Basilica Santa Maria della Salute is one of the architectural symbols of the city and a building most visitors do not miss to visit. The beauty of this structure is so captivating that it ends up on most visitors’ photos and travel guides. However, the real reason why this building was constructed is much more sinister and hides an incredibly interesting story.
Basilica Santa Maria della Salute is located just across the Grand Canal from Piazza St. Marco and Doge’s Palace. Next to the basilica there is also an art Gallery Punta della Dogan.
This very well-known basilica was actually built by the Venetians as a response to the plague outbreak which decimated the city in the 17th century. It lasted from 1630 to 1631 and around 80,000 people died in the lagoon and around 600,000 in the Venetian Republic. Numerous religious processions were organized to the existent religious buildings that had been constructed after similar events in the past, none of which was efficient in calming the outbreak. This is why the Venetian senate declared, just a month after the outbreak that a new church was going to be built and dedicated it to Virgin Mary. This is why the basilica is called Santa Maria della Salute (Salute meaning health).
Interestingly, it is believed that the plague was brougth by one of the ambassadors of the Duke of Montova-Carlo I Gonzaga Nevers (today Montova is a small city in the province of Lombardy). He was soon transferred to an island in the Venetian Lagoon - Lazzaretto Vecchio, where at that time there was a hospital that threated infectious diseases. Even though the ambassador was isolated on the island, a contact with a Venetian woodworker was enough to start the outbreak.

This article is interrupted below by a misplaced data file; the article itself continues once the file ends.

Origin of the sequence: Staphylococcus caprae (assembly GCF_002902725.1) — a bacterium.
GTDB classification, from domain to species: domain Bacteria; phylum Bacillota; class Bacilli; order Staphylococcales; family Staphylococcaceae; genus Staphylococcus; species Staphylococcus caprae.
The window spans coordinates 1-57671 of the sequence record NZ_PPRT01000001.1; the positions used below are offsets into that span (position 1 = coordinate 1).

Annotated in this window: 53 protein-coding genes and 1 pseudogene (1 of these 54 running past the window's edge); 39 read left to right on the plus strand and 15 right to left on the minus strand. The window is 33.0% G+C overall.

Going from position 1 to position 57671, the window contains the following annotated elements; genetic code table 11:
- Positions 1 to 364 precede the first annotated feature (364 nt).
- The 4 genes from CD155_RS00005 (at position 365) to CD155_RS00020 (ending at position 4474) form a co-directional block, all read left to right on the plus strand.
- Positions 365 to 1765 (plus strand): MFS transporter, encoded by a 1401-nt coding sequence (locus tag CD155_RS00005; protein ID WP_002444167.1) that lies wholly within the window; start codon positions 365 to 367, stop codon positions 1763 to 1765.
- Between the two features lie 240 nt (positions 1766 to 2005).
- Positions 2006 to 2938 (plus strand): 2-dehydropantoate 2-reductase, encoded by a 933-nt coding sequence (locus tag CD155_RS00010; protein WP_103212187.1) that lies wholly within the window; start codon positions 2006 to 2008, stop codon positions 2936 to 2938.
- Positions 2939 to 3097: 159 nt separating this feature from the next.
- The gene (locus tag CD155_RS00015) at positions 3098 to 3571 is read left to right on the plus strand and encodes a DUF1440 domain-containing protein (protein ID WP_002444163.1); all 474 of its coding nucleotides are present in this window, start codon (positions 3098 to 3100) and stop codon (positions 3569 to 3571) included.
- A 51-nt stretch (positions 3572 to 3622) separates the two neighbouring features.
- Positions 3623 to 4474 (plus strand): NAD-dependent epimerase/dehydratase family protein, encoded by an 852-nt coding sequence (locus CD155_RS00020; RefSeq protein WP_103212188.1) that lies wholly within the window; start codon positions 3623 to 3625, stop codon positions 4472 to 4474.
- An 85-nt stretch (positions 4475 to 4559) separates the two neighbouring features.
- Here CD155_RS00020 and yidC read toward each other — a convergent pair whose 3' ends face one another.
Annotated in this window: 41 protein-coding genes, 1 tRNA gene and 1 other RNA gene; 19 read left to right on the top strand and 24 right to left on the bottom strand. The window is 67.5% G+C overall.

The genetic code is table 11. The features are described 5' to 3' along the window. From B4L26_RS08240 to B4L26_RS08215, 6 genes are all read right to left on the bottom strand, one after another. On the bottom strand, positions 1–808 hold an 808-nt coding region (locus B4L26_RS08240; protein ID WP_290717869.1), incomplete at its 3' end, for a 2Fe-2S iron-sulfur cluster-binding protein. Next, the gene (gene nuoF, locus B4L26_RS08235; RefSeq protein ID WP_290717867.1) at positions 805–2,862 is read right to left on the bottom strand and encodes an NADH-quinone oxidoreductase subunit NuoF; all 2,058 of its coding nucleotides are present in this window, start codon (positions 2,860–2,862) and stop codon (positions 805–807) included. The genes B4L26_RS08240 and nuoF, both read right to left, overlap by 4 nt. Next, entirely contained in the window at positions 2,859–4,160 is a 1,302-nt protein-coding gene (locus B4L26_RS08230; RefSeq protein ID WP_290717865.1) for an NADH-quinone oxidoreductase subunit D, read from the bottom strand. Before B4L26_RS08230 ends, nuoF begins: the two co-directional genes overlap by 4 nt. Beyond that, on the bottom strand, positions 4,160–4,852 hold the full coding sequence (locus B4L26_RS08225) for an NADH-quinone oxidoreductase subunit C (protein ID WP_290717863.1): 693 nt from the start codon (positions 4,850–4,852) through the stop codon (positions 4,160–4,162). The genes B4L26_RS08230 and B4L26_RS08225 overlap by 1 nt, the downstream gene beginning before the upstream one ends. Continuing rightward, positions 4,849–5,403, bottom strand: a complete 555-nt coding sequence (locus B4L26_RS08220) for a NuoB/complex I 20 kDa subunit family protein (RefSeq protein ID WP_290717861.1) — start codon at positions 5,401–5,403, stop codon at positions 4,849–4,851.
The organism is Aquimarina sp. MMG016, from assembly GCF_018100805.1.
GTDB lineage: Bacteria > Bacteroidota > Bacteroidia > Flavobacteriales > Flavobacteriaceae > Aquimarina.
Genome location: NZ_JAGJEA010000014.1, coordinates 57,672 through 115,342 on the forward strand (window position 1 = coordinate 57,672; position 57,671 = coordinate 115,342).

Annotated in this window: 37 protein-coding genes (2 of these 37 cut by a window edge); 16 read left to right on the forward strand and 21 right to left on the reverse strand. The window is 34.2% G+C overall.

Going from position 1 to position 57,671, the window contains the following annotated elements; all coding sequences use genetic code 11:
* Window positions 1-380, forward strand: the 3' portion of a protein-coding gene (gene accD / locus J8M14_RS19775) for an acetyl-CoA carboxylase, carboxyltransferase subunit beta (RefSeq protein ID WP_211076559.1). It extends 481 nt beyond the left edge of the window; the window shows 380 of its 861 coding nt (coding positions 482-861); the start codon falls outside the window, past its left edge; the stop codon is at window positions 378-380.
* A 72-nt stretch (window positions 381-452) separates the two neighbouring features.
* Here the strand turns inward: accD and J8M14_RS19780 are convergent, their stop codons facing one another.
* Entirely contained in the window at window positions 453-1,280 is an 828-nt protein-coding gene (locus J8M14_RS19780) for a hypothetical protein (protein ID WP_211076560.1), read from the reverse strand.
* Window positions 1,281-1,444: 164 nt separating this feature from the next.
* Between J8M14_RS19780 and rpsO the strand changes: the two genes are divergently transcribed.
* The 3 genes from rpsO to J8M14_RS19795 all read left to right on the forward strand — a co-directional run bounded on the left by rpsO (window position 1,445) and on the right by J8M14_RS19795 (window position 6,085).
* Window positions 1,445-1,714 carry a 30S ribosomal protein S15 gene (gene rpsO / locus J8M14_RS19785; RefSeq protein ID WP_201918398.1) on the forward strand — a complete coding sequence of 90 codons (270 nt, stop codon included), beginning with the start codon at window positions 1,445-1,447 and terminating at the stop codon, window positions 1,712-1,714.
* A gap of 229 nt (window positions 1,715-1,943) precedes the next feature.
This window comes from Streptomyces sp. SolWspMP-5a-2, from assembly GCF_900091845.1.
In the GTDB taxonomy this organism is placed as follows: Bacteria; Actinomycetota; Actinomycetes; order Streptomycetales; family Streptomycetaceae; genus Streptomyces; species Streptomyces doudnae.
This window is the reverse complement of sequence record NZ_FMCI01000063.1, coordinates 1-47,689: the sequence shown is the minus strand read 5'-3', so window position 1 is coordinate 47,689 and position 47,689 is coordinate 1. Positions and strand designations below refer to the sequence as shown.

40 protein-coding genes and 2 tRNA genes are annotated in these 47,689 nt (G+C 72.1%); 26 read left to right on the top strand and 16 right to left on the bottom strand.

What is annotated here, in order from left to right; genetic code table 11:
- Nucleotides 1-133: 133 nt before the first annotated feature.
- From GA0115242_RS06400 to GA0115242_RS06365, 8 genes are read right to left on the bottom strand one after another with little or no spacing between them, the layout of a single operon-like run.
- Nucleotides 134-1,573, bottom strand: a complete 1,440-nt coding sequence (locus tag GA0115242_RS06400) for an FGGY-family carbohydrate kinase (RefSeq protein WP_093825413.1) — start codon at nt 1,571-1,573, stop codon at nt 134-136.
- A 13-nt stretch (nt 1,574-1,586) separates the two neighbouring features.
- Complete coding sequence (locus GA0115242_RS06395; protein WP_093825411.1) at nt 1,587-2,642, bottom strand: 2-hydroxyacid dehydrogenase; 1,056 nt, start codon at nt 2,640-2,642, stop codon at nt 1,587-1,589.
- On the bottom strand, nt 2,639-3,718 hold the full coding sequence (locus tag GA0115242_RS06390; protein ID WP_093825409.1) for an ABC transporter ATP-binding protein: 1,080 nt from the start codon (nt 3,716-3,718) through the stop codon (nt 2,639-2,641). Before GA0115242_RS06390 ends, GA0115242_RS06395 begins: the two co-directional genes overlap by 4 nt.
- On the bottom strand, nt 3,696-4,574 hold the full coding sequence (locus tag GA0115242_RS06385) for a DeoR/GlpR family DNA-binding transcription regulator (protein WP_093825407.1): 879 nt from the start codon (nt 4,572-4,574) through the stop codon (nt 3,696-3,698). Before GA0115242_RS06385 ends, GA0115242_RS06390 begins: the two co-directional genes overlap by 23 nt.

Already in 1631, the first religious procession was organized in order to thank Virgin Mary for the liberation of the city from the plague. The previous year it was decided that a religious procession was to be organized each year in which the city was free of plague. Over time, this practice became one of the well-known events in Venice, since on each November 21, city officials start a parade on St. Mark’s Square. From here they cross the Grand Canal, over a specially assembled pontoon bridge that connects San Marco and the Basilica Santa Maria della Salute.